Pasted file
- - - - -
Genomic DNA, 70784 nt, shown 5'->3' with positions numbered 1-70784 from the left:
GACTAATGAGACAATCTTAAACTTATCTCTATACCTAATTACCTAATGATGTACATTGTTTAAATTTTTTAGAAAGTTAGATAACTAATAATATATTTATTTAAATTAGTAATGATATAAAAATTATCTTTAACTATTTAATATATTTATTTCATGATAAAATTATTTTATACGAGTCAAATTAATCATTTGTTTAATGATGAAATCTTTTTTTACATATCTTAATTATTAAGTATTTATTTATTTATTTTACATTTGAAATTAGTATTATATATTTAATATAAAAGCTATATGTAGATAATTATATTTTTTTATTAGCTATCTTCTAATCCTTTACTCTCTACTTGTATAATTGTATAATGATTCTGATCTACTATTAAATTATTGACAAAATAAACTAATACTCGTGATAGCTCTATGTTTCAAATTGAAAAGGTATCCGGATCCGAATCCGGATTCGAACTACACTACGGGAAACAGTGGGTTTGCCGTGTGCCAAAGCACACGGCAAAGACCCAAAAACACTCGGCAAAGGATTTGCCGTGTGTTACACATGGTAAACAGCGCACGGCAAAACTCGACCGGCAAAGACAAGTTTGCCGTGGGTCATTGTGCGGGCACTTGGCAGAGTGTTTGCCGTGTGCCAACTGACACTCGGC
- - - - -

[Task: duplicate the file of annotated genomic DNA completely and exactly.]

Genomic DNA, 70784 nt, shown 5'->3' with positions numbered 1-70784 from the left:
GACTAATGAGACAATCTTAAACTTATCTCTATACCTAATTACCTAATGATGTACATTGTTTAAATTTTTTAGAAAGTTAGATAACTAATAATATATTTATTTAAATTAGTAATGATATAAAAATTATCTTTAACTATTTAATATATTTATTTCATGATAAAATTATTTTATACGAGTCAAATTAATCATTTGTTTAATGATGAAATCTTTTTTTACATATCTTAATTATTAAGTATTTATTTATTTATTTTACATTTGAAATTAGTATTATATATTTAATATAAAAGCTATATGTAGATAATTATATTTTTTTATTAGCTATCTTCTAATCCTTTACTCTCTACTTGTATAATTGTATAATGATTCTGATCTACTATTAAATTATTGACAAAATAAACTAATACTCGTGATAGCTCTATGTTTCAAATTGAAAAGGTATCCGGATCCGAATCCGGATTCGAACTACACTACGGGAAACAGTGGGTTTGCCGTGTGCCAAAGCACACGGCAAAGACCCAAAAACACTCGGCAAAGGATTTGCCGTGTGTTACACATGGTAAACAGCGCACGGCAAAACTCGACCGGCAAAGACAAGTTTGCCGTGGGTCATTGTGCGGGCACTTGGCAGAGTGTTTGCCGTGTGCCAACTGACACTCGGC